SuperMUC Gets Powered Up

SuperMUC, the fastest supercomputer in Europe and fourth fastest in the world, officially went live on Friday, 20 July during a gala event at the Leibniz Rechenzentrum near Munich, Germany.
Prof. Dr. Karl-Heinz Hoffmann, president of the BAdW, Prof. Dr. Arndt Bode, Chairman of the Board of LRZ, Martina Koederitz, IBM Germany, Federal Minister Annette Schavan and State Minister Dr. Wolfgang Heubisch (from left) power on SuperMUC.
Speaking at the event, Thierry Van der Pyl, Director of Components and Systems Research at the European Commission, said, "With SuperMUC you are a shining example of where there is a will, there is a way. Europe thanks you for your efforts."
It was nearly six years ago in October 2006 when Nicholas Stern, the former World Bank chief economist and now head of the Economic Service of the British government, commissioned a report called the Stern Review on the Economics of Climate Change. The groundbreaking 700-page document was a wake up call to the world on the dire economic consequences of global warming. He pointed out the importance of reducing carbon emissions stating, "The benefits of strong, early action on climate change outweigh the costs."

That was the spark IBM experts needed to develop a vision and roadmap for an emission-free data center, since data centers consume an estimated 2 percent of the energy in the United States alone.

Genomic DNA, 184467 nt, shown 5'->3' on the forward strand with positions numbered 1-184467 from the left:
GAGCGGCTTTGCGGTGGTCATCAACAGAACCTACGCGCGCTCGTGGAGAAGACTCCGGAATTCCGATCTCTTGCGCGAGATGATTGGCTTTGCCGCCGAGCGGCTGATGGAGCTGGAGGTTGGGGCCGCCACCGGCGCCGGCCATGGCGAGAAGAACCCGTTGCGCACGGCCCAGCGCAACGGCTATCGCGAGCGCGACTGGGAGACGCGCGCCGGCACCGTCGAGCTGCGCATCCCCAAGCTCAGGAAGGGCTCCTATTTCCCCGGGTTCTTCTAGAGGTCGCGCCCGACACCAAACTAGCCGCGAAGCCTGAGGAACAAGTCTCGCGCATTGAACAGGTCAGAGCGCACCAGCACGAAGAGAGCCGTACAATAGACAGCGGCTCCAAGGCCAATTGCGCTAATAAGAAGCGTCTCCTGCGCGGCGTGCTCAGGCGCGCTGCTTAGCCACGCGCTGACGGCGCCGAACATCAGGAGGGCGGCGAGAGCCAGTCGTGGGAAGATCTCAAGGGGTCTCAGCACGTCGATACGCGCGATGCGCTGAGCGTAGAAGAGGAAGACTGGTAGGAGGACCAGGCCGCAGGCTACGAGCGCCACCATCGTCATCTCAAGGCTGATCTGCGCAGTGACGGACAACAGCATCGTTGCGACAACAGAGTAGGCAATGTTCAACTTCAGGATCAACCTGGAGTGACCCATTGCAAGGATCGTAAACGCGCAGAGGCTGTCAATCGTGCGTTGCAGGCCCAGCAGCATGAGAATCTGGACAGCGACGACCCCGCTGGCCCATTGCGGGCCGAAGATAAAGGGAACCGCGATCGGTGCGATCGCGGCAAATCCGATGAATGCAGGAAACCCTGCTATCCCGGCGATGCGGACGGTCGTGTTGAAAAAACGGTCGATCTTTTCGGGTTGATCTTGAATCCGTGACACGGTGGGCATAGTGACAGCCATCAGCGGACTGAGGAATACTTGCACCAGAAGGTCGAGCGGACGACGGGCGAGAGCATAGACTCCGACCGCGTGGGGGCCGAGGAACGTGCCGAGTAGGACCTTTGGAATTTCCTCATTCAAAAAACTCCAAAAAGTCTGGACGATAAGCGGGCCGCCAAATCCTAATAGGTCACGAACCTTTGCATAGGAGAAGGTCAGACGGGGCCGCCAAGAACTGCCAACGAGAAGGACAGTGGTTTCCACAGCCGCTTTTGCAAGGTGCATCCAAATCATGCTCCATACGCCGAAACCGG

In a first step demonstration, IBM developed an innovative microchannel cooler, thus proving that a processor can actually be cooled with up to 60 degrees Celsius hot water. The technology was unveiled to the public in March 2008 at the annual CeBIT event to much excitement and fanfare.

The project soon caught the attention of Prof. Dimos Poulikakos, head of the Laboratory of Thermodynamics in New Technologies, at the Swiss university, ETH Zurich. Prof. Poulikakos was so enamored with the concept that he signed a contract with IBM to build a first-of-a-kind hot water-cooled supercomputer dubbed "Aquasar". Through the direct use of waste heat to provide warmth to university buildings, Aquasar's carbon footprint is reduced by up to 85 percent.

By 2025, chip stacks with embedded liquid cooling,
communications in three dimensions and minimal 

power consumption will shrink
supercomputers to the size of a sugar cube
Then in December 2010, IBM brought the concept of a hot-water cooled supercomputer to the Leibniz Rechenzentrum in Garching and signed a contract for SuperMUC, a three petaflop hot water-cooled supercomputer. Roughly 20 months later it was named the fastest supercomputer in Europe and was fourth fastest on the Top500 list.

IBM scientists have now set their sights and minds on the next milestone of 3D chip stacking.

"As we continue to deliver on our long-term vision of a zero-emission data center, we may eventually achieve a million-fold reduction in the size of SuperMUC, so that it can be reduced to the size of a desktop computer with much higher efficiency than today," said Dr. Bruno Michel, manager, Advanced Thermal Packaging, IBM Research.

IBM's History and Future in Water Cooled Computing on Dipity.

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